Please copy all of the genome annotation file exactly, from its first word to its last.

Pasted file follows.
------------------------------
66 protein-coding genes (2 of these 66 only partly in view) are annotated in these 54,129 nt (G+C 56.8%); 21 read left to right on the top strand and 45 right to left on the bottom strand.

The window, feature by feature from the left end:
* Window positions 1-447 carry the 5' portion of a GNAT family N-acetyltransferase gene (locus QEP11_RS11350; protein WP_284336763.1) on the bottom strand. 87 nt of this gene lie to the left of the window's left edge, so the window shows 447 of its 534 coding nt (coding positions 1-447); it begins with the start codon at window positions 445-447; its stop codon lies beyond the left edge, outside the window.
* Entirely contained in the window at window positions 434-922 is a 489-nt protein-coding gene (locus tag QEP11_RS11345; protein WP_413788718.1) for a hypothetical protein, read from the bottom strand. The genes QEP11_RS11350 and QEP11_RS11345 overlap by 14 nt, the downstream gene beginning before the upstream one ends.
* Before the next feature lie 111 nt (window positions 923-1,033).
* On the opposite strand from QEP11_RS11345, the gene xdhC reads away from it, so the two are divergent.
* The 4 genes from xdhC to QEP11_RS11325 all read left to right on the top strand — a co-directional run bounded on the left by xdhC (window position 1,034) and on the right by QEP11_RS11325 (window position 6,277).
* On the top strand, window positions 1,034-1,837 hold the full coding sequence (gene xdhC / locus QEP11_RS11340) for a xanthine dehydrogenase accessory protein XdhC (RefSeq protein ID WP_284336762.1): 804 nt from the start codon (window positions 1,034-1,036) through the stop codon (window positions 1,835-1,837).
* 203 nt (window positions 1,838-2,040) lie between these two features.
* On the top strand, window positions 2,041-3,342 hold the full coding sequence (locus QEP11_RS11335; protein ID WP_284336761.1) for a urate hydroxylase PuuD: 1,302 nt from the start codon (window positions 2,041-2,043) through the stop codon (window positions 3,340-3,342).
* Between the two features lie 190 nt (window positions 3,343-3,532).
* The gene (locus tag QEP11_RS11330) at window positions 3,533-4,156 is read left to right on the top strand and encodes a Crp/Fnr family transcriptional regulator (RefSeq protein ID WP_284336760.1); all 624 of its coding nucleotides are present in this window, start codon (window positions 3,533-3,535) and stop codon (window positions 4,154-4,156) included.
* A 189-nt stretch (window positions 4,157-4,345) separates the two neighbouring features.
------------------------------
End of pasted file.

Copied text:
66 protein-coding genes (2 of these 66 only partly in view) are annotated in these 54,129 nt (G+C 56.8%); 21 read left to right on the top strand and 45 right to left on the bottom strand.

The window, feature by feature from the left end:
* Window positions 1-447 carry the 5' portion of a GNAT family N-acetyltransferase gene (locus QEP11_RS11350; protein WP_284336763.1) on the bottom strand. 87 nt of this gene lie to the left of the window's left edge, so the window shows 447 of its 534 coding nt (coding positions 1-447); it begins with the start codon at window positions 445-447; its stop codon lies beyond the left edge, outside the window.
* Entirely contained in the window at window positions 434-922 is a 489-nt protein-coding gene (locus tag QEP11_RS11345; protein WP_413788718.1) for a hypothetical protein, read from the bottom strand. The genes QEP11_RS11350 and QEP11_RS11345 overlap by 14 nt, the downstream gene beginning before the upstream one ends.
* Before the next feature lie 111 nt (window positions 923-1,033).
* On the opposite strand from QEP11_RS11345, the gene xdhC reads away from it, so the two are divergent.
* The 4 genes from xdhC to QEP11_RS11325 all read left to right on the top strand — a co-directional run bounded on the left by xdhC (window position 1,034) and on the right by QEP11_RS11325 (window position 6,277).
* On the top strand, window positions 1,034-1,837 hold the full coding sequence (gene xdhC / locus QEP11_RS11340) for a xanthine dehydrogenase accessory protein XdhC (RefSeq protein ID WP_284336762.1): 804 nt from the start codon (window positions 1,034-1,036) through the stop codon (window positions 1,835-1,837).
* 203 nt (window positions 1,838-2,040) lie between these two features.
* On the top strand, window positions 2,041-3,342 hold the full coding sequence (locus QEP11_RS11335; protein ID WP_284336761.1) for a urate hydroxylase PuuD: 1,302 nt from the start codon (window positions 2,041-2,043) through the stop codon (window positions 3,340-3,342).
* Between the two features lie 190 nt (window positions 3,343-3,532).
* The gene (locus tag QEP11_RS11330) at window positions 3,533-4,156 is read left to right on the top strand and encodes a Crp/Fnr family transcriptional regulator (RefSeq protein ID WP_284336760.1); all 624 of its coding nucleotides are present in this window, start codon (window positions 3,533-3,535) and stop codon (window positions 4,154-4,156) included.
* A 189-nt stretch (window positions 4,157-4,345) separates the two neighbouring features.